I’m loathe to write this post, because I know it’s going to be short and what I’m about to write—and my essential character, therefore—can easily be misinterpreted. Still, in the last two days people have accidentally uttered things that I think could be motto-worthy. However, one of my implicit mottos, one that I will not formally list, is, “You shouldn’t have too many mottos.” After all, it’s hard enough to carry around a handful of maxims throughout the day. Many more and I’d run out of the computational resources necessary to live by my own standards.
It is my hope that once I’ve got these things committed to (metaphorical, digital) paper, I’ll be able better to organize them, combine them, and generalize them. That’s right: it’s time for a spring cleaning of my wintered philosophies.
So here they are in chronological order:
- You can never have too much butter fat.
- Treat a person like dirt and he’ll stick to you like mud.
- I am smarter than my genes.
- I am more patient than a five year old.
- Be the person you want to attract.
On Friday DJ accidentally pointed out that I’ve ignored the deterministic components of nurture in the old war between nature and nurture. So maybe it’d be worthwhile to add
- I can outgrow my environment.
And this morning my aunt Robin called to discuss her responses to Carol Dweck’s book on self and motivation theories that I mentioned a long time ago. I told her that I find her receptiveness to what Dweck has to say encouraging. Her response could warrant a more permanent place in my daily life:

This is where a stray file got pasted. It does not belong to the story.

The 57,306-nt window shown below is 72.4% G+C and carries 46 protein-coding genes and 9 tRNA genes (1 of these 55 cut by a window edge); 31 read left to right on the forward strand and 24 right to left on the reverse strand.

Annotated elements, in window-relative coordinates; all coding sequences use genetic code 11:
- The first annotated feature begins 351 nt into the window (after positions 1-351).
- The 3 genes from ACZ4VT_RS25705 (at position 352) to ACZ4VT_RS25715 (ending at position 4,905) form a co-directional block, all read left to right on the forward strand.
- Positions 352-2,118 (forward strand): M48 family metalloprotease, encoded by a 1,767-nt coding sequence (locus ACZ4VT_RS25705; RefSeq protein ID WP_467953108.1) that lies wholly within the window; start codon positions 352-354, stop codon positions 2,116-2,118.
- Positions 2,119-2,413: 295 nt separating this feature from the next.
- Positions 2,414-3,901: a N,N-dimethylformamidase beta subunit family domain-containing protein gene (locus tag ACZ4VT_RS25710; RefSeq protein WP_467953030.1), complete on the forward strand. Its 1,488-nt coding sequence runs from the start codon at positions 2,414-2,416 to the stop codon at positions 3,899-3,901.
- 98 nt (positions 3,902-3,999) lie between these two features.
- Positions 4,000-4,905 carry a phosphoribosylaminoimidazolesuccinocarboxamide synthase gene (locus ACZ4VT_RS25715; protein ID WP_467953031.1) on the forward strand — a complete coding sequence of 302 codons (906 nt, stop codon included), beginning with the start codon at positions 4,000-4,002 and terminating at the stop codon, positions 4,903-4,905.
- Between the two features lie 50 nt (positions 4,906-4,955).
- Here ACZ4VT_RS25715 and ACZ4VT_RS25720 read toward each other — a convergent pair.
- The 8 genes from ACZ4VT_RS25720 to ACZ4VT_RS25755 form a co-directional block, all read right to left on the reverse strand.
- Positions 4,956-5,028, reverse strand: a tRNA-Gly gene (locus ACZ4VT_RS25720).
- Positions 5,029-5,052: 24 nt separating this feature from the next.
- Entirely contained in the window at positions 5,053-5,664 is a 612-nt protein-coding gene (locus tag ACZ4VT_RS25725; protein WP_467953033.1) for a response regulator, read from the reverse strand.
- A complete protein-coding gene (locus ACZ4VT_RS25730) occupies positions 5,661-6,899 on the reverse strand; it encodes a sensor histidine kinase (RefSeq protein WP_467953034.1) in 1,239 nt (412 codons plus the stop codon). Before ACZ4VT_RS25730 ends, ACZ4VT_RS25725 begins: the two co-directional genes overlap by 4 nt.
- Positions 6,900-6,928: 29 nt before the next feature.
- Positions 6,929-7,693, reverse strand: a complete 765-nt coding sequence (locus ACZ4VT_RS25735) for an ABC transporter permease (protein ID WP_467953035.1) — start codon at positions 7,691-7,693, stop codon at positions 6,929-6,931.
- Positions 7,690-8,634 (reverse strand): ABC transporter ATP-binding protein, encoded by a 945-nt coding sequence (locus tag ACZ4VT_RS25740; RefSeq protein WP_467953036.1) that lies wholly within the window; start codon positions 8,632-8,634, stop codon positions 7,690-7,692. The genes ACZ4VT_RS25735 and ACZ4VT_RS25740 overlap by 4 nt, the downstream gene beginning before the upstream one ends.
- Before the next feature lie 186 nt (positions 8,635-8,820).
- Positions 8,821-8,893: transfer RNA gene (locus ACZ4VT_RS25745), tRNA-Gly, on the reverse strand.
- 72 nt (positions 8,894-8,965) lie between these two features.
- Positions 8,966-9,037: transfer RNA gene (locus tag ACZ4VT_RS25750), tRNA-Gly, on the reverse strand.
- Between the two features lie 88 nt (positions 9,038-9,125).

- It doesn’t matter what you think if it’s not working.
Do you have any words of wisdom that I should consider introducing to my list? You know I love comments.
Haha, I really like the “I am more patient than a five year old.” Agreed.
PS– would you add me to your blogroll if I added you too? Thanks!
I offer the following:
-It’s always something. (Meaning, you can only really ever be happy if you don’t expect perfection. Totally unromantic, but also strangely liberating.)
-Ya gotta eat. (Meaning, my family is Italian.)
Love this article. loathe, I dont think that I should add somthing. Everything is good and fine and most important it is informative. So thanks a lot …
Update! Thanks to Hogan, I’ve decided to rephrase “I can outgrow my environment” with “People are not garden gnomes.” I like the subtle touch of agency and French foreign film it hints at.
‘Treat a person like dirt and he’ll stick to you like mud’ what a great philosophie and a very interesting concept.